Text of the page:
Mr. Trelawney's Proposal. Mary Brendan

Mr. Trelawney's Proposal - Mary Brendan

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      Dear Reader,

      Bad boys can be fascinating. With this in mind I decided to write about some, and the result is a miniseries of Regencies that commences with Mr. Trelawney’s Proposal. The novels feature heroes, linked by family or friendship, who are definite rogues—wickedly charming, wryly humorous, dangerously attractive. Good girls can’t resist them. But innocence can be as captivating as sophistication: the heroines are more than a match for their jaded suitors.

      Gentle widow Victoria Hart succeeds in taming and securing the devotion of cynical rake Viscount Courtenay in A Kind and Decent Man. His friend, Sir Richard Du Quesne, is equally predatory and disreputable in The Silver Squire, and relentlessly pursues unassuming spinster Emma Worthington…until she catches him and brings him very willingly to his knees.

      As their separate stories unfold, the couples battle through a maelstrom of action and emotion. I hope you enjoy their passionate skirmishing, the laughter and tears that pave the way to harmony and happiness, as much as I have enjoyed writing the novels for you.

      Mary Brendan

      Mary Brendan was born in north London and lived there for nineteen years before marrying and migrating to Hertfordshire. She was grammar school educated and has been at various times in her working life a personnel secretary for an international oil company, a property developer and a landlady. Presently working part-time at a local library, she dedicates hard-won leisure time to antiques browsing, curries and keeping up with two lively sons.

      Mr. Trelawney’s Proposal

      Mary Brendan


      MILLS & BOON

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       Chapter One

       Chapter Two

       Chapter Three

       Chapter Four

       Chapter Five

       Chapter Six

       Chapter Seven

       Chapter Eight

       Chapter Nine

       Chapter Ten

       Chapter Eleven

       Chapter Twelve

       Chapter Thirteen

       Chapter Fourteen

       Chapter Fifteen

      Chapter One


      ‘So you are travelling back from visiting your sister in London, Miss Nash,’ remarked that unpleasantly soft voice for the second time in five minutes.

      ‘Indeed, yes, I am,’ Rebecca Nash agreed, struggling to keep impatience from her voice and revulsion from her eyes as she again raised them from her teacup to glance at the slightly built man sitting opposite her. Having redrawn her attention to himself, Rupert Mayhew lounged his wiry frame back into the battered leather wing-chair.

      Rebecca forced a polite smile and tried to prevent her eyes from fixing too obviously on the arrangement of lank, greying strands of hair which threaded across the man’s balding pate. At one time he must have had a thatch of gingery-fair hair, she guessed, judging by what remained. The colour would have been similar to those beastly yellow eyes that leeched on to her every movement.

      During the twenty minutes or so since she had arrived, whenever she had shifted slightly on the ancient hide wing-chair, a pair with the one in which he was ensconced, his feline eyes had stared boldly as though anticipating something interesting might be revealed.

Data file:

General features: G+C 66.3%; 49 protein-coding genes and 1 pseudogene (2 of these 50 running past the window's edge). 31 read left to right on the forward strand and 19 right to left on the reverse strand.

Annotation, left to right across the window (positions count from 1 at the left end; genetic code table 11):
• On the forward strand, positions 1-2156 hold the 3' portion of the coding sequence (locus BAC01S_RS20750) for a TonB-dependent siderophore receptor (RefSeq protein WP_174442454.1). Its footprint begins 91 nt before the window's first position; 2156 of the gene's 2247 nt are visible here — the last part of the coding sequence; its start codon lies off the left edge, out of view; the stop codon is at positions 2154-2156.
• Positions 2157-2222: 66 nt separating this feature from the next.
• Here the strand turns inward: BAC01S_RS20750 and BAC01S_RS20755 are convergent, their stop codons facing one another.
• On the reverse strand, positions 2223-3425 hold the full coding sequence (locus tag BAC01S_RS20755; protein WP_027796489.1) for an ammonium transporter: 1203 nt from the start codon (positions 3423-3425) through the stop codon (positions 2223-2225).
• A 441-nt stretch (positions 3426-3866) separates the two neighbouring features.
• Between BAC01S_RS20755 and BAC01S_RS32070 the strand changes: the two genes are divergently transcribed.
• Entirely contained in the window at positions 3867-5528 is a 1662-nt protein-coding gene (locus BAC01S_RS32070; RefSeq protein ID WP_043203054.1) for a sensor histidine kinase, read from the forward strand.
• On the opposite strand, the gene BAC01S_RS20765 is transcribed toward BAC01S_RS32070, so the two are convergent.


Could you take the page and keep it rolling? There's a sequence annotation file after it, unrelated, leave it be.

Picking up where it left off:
Rupert Mayhew slid his scrawny frame forward on his seat, enquiring solicitiously of the beautiful young woman opposite, ‘And how is your dear sister? And the new babe? Well, I trust?’

      ‘Thank you, yes,’ Rebecca replied civilly, suppressing the urge to shrink back as he leaned towards her.

      ‘My own dear wife is in the same delicate condition…as I believe I mentioned in my last letter to you,’ he reminded her with a sly smirk.

      This time Rebecca was unable to prevent a tremor of revulsion, clinking her delicate china cup against its saucer.

      ‘Had she not been indisposed, Caroline would, of course, have been happy to meet with you today,’ Rupert Mayhew informed her smoothly. ‘But we are about to be blessed with our infant at any time now, so Dr Willis informs me. So my lady wife is staying with her dear sister in Shoreham for her confinement.’ Yellow eyes slid from Rebecca’s face to craftily linger on the closely buttoned bodice of her sprigged cotton gown.

      The ensuing lengthy silence seemed to be metered by the sonorous tick of the heavy oaken grandmother clock positioned behind Rupert Mayhew’s chair. Rebecca felt her spine stiffen and her flesh creep. Desperate for casual conversation to distract his hooded, wolfish gaze, she remarked lightly, ‘You must be glad of your stepdaughters’ company while your wife is away. Lucy is fifteen, is she not, and the younger, Mary…?’ She hesitated, expecting him to advise her of the younger girl’s age.

      His only response was to mutter on a grunting laugh, ‘At times they have their uses.’ His manner and words heightened her uneasiness.

      Rebecca replaced her pretty china cup and saucer on a low table close by. ‘I am most grateful for the refreshment, sir, but I really need to be back on the road to Graveley, without delay,’ she informed him with a busy, professional tone. ‘Perhaps you would discover whether your stepdaughter is now ready to depart. I’m sure you’re aware this unseasonable heat makes travelling after noon quite unbearable.’

      As though to reinforce her anxieties about the climate, Rebecca dragged her eyes from Rupert

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